Like most concertgoers, I had no idea that he had a string instrument repair shop, served as President of Local 342 of the American Federation of Musicians since 2009 and was an avid amateur astronomer, working on the Observatory Committee of the Charlotte Amateur Astronomers Club. (The CSO will dedicate its opening concert to him; appropriately, that show also includes "The Planets.")

For me, he remains a symbol of all the unsung musicians who underpin the sound of any symphony orchestra without seizing our attention.

Cellist Alan Black knows he'll get a lovely third-movement solo whenever a guest artist plays Brahms' Second Piano Concerto. Oboist Hollis Ulaky knows she'll have a chance to shine in the adagio of Brahms' Violin Concerto. The tone of Gershwin's "Rhapsody in Blue" is set by clarinetist Eugene Kavadlo's first upward slide. Many musicians get a time to sparkle somewhere throughout the season, even if only for a few bars. 

The basses occasionally have a moment of their own, but it's almost always a unison moment: striding forth in a Beethoven symphony, setting a somber mood in Wagner. Almost nobody in the audience would know whether Ivan Zugelj was making a significant personal contribution or not.

Yet there he stood at the left of the stage all those years (as we faced him), invariably with a serious and attentive expression, contributing his sonic thread to the overall tapestry. Without the basses, that tapestry would fray. So here's a toast to one unheralded man who helped the CSO rouse us, soothe us and speak to our souls.

Friday, September 13, 2013

The Sparrow who has never been silenced

A friend challenged me a few years back to name the 10 greatest popular singers of the 20th century. After we compared rankings, only three names had made both our lists: Frank Sinatra, Ella Fitzgerald and Edith Piaf.

Piaf was the first to die -- she passed away 50 years ago this fall -- was the one with the shortest career and is the least remembered today. Yet her voice, which throbbed with emotion, had the power to shake you even when it was all but shot at the end of her career. In that way, she was like Billie Holiday with more vocal energy. Here's a sample of Piaf singing her late-life anthem, "Je Ne Regrette Rien" ("I Regret Nothing"):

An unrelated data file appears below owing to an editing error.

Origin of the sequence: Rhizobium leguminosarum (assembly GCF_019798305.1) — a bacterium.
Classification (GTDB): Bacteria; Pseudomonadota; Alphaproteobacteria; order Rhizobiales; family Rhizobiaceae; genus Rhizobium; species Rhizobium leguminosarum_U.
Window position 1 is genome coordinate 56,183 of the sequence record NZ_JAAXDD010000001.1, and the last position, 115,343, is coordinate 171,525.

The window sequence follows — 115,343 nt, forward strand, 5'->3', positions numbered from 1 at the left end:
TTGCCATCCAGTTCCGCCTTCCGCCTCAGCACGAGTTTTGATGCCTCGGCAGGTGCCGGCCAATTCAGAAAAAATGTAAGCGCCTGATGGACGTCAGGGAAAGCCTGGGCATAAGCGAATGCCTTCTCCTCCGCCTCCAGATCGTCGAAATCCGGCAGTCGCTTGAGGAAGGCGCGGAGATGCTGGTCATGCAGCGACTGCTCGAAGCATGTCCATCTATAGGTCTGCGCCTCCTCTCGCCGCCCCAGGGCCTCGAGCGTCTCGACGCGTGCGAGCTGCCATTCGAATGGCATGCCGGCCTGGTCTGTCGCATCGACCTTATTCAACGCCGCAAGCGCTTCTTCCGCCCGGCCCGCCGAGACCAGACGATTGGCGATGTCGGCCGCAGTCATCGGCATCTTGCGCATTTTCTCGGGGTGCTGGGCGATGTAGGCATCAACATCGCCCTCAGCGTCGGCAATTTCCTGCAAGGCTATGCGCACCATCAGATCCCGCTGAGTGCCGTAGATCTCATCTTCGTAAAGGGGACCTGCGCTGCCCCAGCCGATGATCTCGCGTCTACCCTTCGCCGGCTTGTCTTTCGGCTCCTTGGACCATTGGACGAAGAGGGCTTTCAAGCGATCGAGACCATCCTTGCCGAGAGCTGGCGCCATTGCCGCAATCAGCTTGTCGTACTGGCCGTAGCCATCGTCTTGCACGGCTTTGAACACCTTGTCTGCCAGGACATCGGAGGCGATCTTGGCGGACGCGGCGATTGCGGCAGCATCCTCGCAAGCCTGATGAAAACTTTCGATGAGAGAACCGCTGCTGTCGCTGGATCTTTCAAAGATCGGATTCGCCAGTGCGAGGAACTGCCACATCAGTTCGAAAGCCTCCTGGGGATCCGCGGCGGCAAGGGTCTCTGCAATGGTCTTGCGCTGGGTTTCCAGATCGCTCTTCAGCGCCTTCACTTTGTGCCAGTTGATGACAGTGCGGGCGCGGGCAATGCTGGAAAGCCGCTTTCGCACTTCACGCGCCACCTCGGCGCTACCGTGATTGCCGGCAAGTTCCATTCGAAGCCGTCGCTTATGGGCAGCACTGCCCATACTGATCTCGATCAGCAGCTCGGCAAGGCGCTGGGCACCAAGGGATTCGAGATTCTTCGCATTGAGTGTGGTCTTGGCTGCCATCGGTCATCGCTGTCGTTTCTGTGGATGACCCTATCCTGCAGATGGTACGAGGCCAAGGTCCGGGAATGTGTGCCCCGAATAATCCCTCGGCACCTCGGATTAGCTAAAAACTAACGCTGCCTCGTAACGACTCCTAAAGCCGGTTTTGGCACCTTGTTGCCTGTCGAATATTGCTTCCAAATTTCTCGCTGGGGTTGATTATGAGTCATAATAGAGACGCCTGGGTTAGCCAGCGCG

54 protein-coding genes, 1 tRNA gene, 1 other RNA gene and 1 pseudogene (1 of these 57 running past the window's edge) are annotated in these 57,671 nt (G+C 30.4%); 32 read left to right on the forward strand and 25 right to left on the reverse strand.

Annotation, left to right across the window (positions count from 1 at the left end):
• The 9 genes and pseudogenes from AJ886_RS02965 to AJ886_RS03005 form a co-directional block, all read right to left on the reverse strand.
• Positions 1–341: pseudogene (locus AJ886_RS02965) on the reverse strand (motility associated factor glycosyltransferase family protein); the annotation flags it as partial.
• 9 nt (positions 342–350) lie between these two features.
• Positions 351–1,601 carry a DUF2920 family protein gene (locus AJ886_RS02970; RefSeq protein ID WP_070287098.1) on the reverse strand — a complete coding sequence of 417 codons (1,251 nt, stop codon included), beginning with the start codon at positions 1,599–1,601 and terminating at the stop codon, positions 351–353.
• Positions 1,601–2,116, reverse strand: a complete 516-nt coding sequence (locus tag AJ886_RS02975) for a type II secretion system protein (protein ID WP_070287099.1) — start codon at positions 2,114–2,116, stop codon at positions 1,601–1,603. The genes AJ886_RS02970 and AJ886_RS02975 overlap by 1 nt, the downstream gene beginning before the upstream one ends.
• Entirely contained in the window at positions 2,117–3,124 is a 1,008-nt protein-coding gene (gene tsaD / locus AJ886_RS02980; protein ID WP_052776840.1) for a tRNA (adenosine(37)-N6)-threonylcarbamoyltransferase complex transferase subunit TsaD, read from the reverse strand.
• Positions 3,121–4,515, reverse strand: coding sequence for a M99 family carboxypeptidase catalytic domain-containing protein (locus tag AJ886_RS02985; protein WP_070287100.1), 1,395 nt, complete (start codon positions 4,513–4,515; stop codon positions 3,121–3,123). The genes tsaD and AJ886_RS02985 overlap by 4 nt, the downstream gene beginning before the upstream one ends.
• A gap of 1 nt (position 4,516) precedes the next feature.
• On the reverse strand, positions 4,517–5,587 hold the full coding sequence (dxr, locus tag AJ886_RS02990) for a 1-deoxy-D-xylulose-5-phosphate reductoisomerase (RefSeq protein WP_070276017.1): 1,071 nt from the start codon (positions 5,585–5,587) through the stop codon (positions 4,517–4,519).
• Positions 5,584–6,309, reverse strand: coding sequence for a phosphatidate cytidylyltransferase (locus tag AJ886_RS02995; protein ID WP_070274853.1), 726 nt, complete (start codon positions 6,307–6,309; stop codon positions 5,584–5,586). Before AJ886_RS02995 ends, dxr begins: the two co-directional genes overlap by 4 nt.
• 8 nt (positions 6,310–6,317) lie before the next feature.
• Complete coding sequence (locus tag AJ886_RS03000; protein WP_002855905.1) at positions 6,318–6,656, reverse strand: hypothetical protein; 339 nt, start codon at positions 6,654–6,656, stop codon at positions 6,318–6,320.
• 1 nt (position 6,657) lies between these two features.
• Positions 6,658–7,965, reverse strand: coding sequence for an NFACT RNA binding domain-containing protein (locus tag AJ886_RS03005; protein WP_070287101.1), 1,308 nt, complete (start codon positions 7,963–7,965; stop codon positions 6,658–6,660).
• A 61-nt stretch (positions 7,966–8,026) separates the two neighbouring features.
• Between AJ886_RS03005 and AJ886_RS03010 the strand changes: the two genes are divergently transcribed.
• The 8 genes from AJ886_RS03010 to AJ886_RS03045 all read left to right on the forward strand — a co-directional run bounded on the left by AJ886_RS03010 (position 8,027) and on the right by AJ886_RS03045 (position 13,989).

If you've seen Marion Cotillard's Oscar-winning performance as Piaf in the 2007 movie "La Vie En Rose," you know a little about her life. She began as Édith Giovanna Gassion but was nicknamed "La Môme Piaf" ("The Little Sparrow") by a nightclub owner, who also told her to wear her trademark black dress. Her life was a whirlwind: Though she married just twice, she had numerous affairs, including one with actor/singer Yves Montand and another with former middleweight boxing champion Marcel Cerdan, who died in a plane crash while flying from New York to Paris to reunite with her. Liver cancer claimed Piaf at 47. You'll find her unostentatious but much-decorated grave in Pere Lachaise Cemetery, overshadowed by the monument to Oscar Wilde and the shrine-like tomb of Jim Morrison.

She appeared in seven obscure French films and one in Spanish, where she sang her famous "La Vie en Rose" in that tongue. At her best, with careful coiffure and makeup, she was modestly attractive but never beautiful. She sang slightly under pitch at times, like Holiday. But she feels every number so deeply that you do, too, even if you have only a one-sentence synopsis of the words. (She re-recorded most of her famous numbers in our language, and an anthology called "Hymn to Love: All Her Greatest Songs in English" deserves a listen.)